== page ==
Debt Reduction - The First Step Is The Most Difficult

By : Dave Cahill

Cashless shopping is clearly convenient and it there's no doubt it comes in handy whenever you don't have the cash to spare for those "unexpected" expenses or "must have" indulgences. Unfortunately, life is not that simple and just a few of those so-called must have impulsive purchases can, over time, lead to a huge credit card debt and eventually the piper comes calling. At some point, you must face the fact that you have to put the plastic down, exercise discipline and get serious about finding effective ways to reduce your debt.

If you're reading this, you are probably up to your eyeballs with all sorts of debt. Ignoring them is wishful thinking and whenever you think about it (probably daily) you ask yourself, "how did I get myself into such a mess?"

The good news is that you've made the most important step and that is you've realized that you need to do something about it. Reality has finally come crashing down. Of course, your debt will not just magically go away and so you have to find a good debt reduction plan in order successfully manage the payments without living like a pauper for the next 30 years.

As with any type of credit card debt solution, one must be able to have the guts to finally say goodbye to his or her credit cards and focus on whatever type of debt reduction options currently available.

The next step is that you must cut all ties with your beloved credit cards and get serious about debt reduction. Of course, the fact that you're reading this article shows you've done just that - congratulations. Incidentally, if you're like most, you probably have some grand plan on how you want to pay off our debt but as perfect a plan as it may seem in your imagination, playtime is over and you must focus on real world solutions.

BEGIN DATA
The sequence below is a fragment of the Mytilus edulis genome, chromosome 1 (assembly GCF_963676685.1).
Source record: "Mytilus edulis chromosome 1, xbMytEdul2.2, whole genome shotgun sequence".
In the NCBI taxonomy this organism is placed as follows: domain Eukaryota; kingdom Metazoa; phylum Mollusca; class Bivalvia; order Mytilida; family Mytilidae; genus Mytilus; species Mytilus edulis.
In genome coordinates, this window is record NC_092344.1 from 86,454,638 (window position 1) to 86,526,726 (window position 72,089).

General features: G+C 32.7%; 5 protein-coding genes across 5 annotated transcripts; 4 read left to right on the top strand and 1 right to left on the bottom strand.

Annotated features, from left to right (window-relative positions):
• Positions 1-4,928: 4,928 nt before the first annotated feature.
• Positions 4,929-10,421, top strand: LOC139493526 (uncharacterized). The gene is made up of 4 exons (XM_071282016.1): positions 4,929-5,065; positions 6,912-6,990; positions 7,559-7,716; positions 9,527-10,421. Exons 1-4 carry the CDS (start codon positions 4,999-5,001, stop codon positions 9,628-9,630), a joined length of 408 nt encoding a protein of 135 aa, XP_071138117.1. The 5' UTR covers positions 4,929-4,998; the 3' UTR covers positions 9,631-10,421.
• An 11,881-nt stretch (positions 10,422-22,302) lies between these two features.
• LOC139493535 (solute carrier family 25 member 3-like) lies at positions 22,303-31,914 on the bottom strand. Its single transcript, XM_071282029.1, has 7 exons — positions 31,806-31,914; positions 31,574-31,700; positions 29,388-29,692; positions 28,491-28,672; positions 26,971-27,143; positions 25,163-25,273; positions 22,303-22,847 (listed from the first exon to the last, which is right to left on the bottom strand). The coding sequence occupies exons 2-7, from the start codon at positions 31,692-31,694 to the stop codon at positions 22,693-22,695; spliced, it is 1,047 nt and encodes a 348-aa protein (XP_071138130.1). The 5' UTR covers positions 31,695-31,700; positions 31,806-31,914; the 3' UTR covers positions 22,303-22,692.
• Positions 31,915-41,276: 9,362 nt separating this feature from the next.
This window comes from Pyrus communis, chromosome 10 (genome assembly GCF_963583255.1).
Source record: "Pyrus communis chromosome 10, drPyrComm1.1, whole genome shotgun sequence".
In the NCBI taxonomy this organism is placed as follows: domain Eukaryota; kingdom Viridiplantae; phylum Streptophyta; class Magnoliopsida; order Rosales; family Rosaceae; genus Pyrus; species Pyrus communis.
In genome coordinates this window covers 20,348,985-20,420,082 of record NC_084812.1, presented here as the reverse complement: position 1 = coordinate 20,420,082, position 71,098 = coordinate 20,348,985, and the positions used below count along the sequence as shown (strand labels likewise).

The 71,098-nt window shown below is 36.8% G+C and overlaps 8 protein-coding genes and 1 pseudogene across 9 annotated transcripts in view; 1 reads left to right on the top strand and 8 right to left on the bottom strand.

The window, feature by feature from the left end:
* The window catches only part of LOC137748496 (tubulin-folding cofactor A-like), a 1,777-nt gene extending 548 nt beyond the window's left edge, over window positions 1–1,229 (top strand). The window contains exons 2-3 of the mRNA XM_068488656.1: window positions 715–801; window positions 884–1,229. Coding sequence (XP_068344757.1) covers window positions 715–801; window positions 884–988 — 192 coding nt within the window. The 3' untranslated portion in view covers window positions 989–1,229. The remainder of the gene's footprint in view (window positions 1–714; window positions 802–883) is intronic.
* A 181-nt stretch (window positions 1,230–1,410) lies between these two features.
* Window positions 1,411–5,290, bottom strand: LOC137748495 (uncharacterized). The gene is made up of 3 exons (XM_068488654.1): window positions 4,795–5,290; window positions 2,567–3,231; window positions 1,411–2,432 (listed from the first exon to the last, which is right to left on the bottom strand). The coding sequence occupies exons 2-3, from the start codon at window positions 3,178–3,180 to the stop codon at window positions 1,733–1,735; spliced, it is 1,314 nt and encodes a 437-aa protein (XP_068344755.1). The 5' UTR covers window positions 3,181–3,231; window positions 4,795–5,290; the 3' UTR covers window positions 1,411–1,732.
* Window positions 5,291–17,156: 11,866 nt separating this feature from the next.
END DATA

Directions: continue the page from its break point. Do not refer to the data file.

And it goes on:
You have to setup realistic goals when it comes to debt reduction - a realistic timetable of how much you'll be paying and for how long. You didn't acquire your debt overnight and you're not going to pay it off overnight either. It's important that your goals are manageable, as well as achievable. On the other hand, just because you're in debt doesn't mean you have to eat bread and water for next 10 years, cancel cable and buy everything at the Salvation Army just to meet your monthly payments.

There is certainly no need for you to torture yourself even more. What you clearly need is a good reduction plan and you can certainly achieve this if you cooperate with your creditors when it comes to finally fixing your financial life. And if you still want to keep a few of your credit cards active for emergencies and to help maintain a decent credit rating then that's ok. A good guideline on using credit cards is to keep two. Use one to buy gas and groceries but then pay off the balance each month and use the second one only for emergencies.

You should also set up a budget and track your expenses so you know exactly what it costs you to live each month an the setup a realistic debt reduction process based on that. You'll be amazed at how much you spend on frivolous and unnecessary items when you see everything in black and white.

A good budget will also help you stop buying on impulse since this where so many people usually use their credit cards. Before buying anything, you really must ask yourself over and over if you actually need this product. If it's just a luxury or want look at your budget and perhaps every 3 or 4 months you can buy a little something extra if it fits into your debt reduction plan.

In summary, I hope you've gotten some good ideas and useful information from this article that you will be able to put into practice and allow you to take control of your debt.

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